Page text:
As is usual at universities in the German-speaking world, Ancient History focuses on the study of Greek and Roman culture in the ancient past. Chronologically the subject extends from circa 800 BC to around AD 700; geographically it departs from the core areas of Greece and Italy and focuses on the Mediterranean more generally. At its widest extent Ancient history explores the ancient past of what today is Afghanistan in east and of the Atlantic coast in the west, and it considers ancient life in the north of the British Isles and in the Atlas Mountains and Upper Egypt in the south, as Greek and Roman culture touched all these regions in the course of Antiquity.
Ancient History intersects with several other subjects, including Classical Philology (Greek and Latin), which studies the textual sources from the Graeco-Roman past, Classical Archaeology, concerned with the ancient material record, and Medieval History and Patristics, which explore the history of early Christianity and of the ancient Church.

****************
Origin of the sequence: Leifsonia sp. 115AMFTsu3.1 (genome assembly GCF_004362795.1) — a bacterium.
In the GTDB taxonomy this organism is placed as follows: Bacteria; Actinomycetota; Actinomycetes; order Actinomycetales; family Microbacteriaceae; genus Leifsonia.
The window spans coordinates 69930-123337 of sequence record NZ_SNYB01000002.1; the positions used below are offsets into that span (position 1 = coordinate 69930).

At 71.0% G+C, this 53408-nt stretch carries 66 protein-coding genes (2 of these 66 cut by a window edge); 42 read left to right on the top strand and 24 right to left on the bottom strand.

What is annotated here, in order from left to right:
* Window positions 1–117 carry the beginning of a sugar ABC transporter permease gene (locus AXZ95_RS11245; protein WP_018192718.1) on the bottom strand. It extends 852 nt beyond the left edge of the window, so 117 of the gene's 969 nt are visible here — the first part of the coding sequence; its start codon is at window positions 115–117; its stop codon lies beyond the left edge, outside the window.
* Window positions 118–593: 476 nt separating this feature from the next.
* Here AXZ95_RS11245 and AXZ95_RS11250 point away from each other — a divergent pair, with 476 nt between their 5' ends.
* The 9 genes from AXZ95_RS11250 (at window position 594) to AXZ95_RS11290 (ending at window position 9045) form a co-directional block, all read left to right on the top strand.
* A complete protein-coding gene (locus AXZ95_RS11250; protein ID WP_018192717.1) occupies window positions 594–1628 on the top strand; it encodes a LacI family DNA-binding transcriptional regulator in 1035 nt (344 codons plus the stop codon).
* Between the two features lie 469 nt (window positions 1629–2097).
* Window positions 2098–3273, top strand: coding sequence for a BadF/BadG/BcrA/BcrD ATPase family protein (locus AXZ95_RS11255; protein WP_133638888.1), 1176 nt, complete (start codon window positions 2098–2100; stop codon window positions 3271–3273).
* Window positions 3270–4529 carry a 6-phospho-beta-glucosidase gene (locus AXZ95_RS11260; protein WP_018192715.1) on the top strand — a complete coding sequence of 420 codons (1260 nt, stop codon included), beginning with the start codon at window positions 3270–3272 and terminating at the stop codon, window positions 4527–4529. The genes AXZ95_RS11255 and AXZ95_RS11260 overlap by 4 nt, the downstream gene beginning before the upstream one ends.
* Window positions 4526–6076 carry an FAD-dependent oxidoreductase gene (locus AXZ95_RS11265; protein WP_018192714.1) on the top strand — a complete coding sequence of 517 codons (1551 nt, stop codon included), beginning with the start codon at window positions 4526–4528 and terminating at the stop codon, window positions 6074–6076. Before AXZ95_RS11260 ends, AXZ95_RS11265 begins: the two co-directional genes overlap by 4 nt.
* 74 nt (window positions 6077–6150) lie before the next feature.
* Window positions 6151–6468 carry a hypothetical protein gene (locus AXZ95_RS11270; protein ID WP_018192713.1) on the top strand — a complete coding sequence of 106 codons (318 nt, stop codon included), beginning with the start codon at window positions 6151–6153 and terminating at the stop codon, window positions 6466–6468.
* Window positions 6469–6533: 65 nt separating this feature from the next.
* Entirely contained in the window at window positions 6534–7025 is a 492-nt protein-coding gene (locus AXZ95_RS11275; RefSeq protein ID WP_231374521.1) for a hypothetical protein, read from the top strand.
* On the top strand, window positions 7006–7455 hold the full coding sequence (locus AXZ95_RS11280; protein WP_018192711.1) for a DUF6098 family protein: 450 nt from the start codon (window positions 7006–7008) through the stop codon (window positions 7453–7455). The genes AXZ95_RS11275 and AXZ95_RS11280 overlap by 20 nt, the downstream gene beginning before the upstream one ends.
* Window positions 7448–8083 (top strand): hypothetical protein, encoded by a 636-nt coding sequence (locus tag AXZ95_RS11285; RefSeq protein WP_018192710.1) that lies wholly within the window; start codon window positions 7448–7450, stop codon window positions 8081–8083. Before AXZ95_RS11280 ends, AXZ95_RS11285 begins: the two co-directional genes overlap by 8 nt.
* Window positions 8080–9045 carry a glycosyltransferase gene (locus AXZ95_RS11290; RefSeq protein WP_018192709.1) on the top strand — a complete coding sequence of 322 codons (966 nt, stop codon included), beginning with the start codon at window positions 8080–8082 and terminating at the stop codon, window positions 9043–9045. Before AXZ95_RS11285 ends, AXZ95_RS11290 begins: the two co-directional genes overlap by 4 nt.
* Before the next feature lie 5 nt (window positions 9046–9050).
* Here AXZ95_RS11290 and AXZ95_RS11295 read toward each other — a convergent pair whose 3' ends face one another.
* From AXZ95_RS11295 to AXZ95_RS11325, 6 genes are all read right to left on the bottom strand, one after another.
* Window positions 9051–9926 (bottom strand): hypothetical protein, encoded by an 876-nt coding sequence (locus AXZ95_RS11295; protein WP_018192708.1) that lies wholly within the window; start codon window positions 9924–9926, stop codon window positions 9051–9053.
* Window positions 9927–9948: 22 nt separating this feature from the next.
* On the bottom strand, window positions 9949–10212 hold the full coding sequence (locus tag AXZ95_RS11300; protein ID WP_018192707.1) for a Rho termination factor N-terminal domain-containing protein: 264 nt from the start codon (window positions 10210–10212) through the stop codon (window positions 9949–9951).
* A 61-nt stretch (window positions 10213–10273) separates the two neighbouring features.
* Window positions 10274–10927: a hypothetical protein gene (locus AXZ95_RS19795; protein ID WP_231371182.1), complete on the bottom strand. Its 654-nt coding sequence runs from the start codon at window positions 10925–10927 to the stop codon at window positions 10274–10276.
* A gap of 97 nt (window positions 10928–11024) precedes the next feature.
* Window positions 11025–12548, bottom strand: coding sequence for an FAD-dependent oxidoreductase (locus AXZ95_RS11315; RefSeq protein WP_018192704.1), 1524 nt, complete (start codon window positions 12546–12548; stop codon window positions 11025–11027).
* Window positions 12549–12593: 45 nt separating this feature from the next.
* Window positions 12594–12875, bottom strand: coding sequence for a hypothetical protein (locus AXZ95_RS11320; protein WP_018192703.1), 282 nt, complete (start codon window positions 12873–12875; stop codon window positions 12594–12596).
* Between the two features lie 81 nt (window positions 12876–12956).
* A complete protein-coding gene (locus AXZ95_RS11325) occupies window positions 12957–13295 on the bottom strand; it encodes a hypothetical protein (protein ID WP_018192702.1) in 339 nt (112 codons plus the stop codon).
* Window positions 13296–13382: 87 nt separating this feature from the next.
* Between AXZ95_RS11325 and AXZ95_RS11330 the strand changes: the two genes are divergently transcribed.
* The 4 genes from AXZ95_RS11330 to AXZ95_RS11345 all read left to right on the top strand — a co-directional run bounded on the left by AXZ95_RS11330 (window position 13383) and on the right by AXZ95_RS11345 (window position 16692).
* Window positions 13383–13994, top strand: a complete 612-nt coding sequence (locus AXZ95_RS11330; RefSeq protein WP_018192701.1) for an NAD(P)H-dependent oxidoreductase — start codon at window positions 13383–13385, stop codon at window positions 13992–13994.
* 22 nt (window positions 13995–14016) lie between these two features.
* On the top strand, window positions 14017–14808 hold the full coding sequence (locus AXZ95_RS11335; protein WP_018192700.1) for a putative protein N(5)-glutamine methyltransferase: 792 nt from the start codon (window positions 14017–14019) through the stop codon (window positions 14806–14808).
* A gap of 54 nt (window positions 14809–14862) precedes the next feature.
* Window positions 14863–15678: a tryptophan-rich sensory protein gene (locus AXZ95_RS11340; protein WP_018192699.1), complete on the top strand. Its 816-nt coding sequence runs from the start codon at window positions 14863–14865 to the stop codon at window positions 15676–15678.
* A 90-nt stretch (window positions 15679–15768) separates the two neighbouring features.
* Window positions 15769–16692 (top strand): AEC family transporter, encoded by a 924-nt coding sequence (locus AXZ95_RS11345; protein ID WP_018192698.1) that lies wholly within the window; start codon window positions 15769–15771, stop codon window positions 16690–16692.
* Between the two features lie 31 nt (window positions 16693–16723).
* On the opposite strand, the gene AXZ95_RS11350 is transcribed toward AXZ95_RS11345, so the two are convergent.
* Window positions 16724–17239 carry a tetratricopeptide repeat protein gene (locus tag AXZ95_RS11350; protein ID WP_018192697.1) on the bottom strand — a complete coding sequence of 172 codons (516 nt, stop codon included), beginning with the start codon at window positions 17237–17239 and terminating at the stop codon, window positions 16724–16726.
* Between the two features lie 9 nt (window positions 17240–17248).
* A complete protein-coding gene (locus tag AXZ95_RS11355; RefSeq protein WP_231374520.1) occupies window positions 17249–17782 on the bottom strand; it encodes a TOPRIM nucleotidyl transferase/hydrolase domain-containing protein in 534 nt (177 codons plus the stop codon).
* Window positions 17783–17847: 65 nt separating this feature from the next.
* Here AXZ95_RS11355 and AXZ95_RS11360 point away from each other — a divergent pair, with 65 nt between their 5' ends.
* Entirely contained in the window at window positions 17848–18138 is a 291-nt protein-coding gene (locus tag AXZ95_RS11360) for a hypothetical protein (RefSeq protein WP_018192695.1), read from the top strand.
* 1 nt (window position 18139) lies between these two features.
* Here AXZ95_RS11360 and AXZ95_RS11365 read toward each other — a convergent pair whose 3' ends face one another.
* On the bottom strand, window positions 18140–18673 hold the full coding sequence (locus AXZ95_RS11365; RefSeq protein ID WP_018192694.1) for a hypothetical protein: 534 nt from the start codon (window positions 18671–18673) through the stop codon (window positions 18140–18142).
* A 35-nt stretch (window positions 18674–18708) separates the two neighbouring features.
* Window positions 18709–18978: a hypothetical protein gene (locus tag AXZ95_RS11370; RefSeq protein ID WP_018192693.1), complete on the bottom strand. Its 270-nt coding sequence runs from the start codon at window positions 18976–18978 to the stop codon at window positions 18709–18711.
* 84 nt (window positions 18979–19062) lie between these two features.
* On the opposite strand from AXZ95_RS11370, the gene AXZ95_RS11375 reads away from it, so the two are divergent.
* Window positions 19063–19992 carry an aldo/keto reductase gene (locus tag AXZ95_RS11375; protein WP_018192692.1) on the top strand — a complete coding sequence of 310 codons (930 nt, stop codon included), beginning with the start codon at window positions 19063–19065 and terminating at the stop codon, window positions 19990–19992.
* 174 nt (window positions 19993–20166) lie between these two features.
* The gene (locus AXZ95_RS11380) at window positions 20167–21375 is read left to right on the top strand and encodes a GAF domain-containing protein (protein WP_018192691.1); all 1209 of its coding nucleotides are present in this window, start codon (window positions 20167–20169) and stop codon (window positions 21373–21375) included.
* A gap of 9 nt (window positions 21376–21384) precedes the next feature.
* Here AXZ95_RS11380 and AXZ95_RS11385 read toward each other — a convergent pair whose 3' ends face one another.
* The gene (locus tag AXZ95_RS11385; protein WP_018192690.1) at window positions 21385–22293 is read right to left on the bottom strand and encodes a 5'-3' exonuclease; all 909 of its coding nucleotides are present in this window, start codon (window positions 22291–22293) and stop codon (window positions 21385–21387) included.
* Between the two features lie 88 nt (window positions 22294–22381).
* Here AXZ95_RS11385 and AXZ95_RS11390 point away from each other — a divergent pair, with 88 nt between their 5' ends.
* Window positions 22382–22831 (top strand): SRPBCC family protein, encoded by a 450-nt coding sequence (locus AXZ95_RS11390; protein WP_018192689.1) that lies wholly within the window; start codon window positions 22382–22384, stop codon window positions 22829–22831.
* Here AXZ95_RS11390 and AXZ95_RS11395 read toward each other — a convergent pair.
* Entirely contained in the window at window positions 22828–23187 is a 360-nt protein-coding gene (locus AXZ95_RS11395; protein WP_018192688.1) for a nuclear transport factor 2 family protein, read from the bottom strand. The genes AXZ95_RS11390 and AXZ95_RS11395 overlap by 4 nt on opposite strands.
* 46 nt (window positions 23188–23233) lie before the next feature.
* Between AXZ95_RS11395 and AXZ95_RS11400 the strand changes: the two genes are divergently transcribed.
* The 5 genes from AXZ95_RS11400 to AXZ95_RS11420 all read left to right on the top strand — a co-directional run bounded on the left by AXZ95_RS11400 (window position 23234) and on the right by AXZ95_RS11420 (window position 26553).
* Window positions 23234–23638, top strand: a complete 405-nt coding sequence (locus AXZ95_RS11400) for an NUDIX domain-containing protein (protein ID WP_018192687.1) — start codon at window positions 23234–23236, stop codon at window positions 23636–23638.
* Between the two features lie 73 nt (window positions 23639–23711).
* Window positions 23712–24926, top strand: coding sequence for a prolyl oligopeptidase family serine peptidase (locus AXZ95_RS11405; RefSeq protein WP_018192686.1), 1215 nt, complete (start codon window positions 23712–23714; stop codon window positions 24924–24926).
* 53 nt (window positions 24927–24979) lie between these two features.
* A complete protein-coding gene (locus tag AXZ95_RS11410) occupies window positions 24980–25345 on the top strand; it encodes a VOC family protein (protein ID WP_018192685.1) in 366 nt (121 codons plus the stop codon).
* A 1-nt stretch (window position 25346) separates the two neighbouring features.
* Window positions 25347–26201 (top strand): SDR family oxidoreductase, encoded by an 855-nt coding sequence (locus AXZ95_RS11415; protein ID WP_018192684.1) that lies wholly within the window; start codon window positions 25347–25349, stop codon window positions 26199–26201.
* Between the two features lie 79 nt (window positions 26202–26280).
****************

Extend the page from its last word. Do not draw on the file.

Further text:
The first professorship for Ancient History at the University of Tübingen was established in 1903, and since 1954 Ancient History constitutes a separate Institute of the Department of History. With the restructuring of the faculties in 2010 the Institute of Ancient History has become part of the Department of History in the Faculty of Humanities. Since 1963 the Institute hosts two Chairs for Ancient History. The current post holders are Prof. Dr. Mischa Meier and Prof. Dr. Sebastian Schmidt-Hofner.
Ancient historians at Tübingen cover the subject in all its breadth. The core areas in research and teaching include archaic and classical Greece (750-350 BC), the regional history of southwestern Anatolia, the Roman imperial period (1st century – 3rd century AD), the history of pests and natural catastrophes in the ancient world, the history of politics, religion and culture in Late Antiquity, the problem of the transition between Antiquity and the Middle Ages, ancient historiography and the afterlife and reception of the Graeco-Roman past in later periods.